ATHENS – With the Coast Guard unable to cope with the rising tide of illegal immigrants trying to sneak into the country by sea, the Greek Navy will join the fight.
The Navy has put two gunboats and a frigate to the task of trying to stop immigrants who continue to come, many from Turkey, in a desperate bid for a better life, even though many drown when rickety and overcrowded craft capsize or sink.
The patrols are concentrating on attempted infiltration as well from Africa and with people fleeing the Syrian Civil War as well as conflicts elsewhere in the Middle East.
Merchant Marine Ministry officials said providing aid to the Coast Guard, which has been accused of pushing back immigrant boats, was discussed in a meeting between Prime Minister Antonis Samaras and the ministers of Defense and Merchant Marine, Dimitris Avramopoulos and Miltiadis Varvitsiotis.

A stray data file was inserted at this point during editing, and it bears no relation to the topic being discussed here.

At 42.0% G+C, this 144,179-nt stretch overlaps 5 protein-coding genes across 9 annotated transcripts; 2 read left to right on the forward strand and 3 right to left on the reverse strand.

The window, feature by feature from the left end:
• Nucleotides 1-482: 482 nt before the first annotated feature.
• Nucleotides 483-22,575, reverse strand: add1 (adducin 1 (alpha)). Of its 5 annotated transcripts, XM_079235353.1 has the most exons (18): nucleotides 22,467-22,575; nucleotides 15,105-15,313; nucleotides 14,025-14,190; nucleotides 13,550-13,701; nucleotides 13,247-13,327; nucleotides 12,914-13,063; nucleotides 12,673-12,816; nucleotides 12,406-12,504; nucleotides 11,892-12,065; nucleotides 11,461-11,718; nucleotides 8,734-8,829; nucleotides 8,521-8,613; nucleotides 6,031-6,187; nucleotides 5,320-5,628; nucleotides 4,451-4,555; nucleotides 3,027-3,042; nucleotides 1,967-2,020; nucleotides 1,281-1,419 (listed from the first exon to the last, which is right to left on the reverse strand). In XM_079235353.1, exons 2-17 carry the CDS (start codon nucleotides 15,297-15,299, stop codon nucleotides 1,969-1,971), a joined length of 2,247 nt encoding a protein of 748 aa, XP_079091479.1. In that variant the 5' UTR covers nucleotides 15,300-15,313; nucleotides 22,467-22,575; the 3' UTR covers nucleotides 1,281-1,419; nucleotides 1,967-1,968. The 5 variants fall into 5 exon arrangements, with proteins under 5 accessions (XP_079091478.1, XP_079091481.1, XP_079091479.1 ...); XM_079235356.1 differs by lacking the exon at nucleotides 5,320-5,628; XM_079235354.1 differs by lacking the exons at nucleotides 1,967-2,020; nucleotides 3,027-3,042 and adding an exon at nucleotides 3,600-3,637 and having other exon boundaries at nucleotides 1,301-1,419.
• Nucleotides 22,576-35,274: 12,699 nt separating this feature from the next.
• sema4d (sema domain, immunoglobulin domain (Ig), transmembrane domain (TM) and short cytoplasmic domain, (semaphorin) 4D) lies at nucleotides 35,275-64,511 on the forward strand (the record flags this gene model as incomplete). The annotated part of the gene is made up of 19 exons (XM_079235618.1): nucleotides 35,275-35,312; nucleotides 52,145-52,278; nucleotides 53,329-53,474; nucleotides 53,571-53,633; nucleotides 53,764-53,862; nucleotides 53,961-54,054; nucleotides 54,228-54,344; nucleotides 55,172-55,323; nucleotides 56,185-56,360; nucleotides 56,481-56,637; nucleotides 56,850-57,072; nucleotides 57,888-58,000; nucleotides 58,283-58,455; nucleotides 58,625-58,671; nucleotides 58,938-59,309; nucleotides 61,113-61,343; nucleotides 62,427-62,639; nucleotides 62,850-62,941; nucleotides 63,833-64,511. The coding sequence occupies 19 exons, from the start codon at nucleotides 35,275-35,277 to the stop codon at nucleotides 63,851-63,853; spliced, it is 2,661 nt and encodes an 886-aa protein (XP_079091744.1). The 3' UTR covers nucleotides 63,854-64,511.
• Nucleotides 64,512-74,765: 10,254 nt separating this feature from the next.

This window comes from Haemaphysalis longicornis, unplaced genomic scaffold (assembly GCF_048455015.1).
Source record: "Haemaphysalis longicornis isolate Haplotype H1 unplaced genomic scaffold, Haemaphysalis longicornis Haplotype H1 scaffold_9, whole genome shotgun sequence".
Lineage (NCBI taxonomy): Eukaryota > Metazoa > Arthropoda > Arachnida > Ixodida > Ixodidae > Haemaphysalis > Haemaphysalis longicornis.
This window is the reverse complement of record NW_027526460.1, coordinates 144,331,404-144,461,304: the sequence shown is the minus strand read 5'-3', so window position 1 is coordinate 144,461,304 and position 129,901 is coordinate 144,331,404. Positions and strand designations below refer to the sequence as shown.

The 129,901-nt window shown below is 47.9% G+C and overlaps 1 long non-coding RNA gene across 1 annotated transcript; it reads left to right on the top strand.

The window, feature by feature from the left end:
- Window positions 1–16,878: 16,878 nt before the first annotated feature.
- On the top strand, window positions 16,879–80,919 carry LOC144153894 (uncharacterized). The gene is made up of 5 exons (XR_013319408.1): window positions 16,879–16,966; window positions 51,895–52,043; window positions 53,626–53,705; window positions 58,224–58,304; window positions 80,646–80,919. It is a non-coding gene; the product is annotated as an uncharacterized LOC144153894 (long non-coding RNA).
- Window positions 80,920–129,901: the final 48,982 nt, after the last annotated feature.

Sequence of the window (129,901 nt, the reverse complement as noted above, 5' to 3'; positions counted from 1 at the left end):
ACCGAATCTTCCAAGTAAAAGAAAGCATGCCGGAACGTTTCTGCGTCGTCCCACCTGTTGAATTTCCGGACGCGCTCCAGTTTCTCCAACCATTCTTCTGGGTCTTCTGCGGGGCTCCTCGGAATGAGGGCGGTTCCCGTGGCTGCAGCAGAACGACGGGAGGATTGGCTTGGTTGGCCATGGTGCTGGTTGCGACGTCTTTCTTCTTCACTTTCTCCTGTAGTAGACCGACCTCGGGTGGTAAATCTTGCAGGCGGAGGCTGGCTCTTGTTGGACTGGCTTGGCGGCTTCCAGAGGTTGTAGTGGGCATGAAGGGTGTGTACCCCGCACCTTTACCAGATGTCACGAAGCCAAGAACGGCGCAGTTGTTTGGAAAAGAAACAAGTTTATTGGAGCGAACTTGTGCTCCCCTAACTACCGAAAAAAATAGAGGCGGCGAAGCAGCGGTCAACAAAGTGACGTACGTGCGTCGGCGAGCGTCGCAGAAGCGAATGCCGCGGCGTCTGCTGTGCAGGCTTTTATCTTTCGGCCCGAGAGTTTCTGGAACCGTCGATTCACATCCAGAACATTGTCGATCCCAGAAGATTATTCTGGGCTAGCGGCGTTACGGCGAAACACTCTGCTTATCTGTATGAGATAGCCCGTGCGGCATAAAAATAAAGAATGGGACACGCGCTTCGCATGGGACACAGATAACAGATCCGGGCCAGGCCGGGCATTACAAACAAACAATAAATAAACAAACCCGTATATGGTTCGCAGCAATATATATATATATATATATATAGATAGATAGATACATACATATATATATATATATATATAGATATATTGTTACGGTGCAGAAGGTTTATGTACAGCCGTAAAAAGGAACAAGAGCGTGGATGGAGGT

The initial plan had been to put all six of the Navy’s gunboats at the coast guard’s service. They were to display Coast Guard insignia so their presence in the Eastern Aegean could not be construed as an act of aggression by Turkey, Kathimerini said it was told.
However, it was finally decided that two gunboats and a frigate would be used, for now, with two Coast Guard officers assigned to each.
The beefed up security operation is being paid by the government, not the European Union’s border protection agency Frontex. Greece has complained bitterly that the EU does too little to help Greece, the southernmost entry point into the bloc and the first destination for most illegal immigrants.
Frontex’s budget for Greek operations has fallen 40 percent between 2010-13 as immigration inundation has increased and the country has also been trying to deal with a crushing economic crisis.
A recent request by Public Order Minister Vassilis Kikilias for extra EU funds to bolster Greece’s border security was rejected by European European Home Affairs Commissioner Cecilia Malmstrom after she had approved 3.4 million euros from the EU’s Internal Security Fund.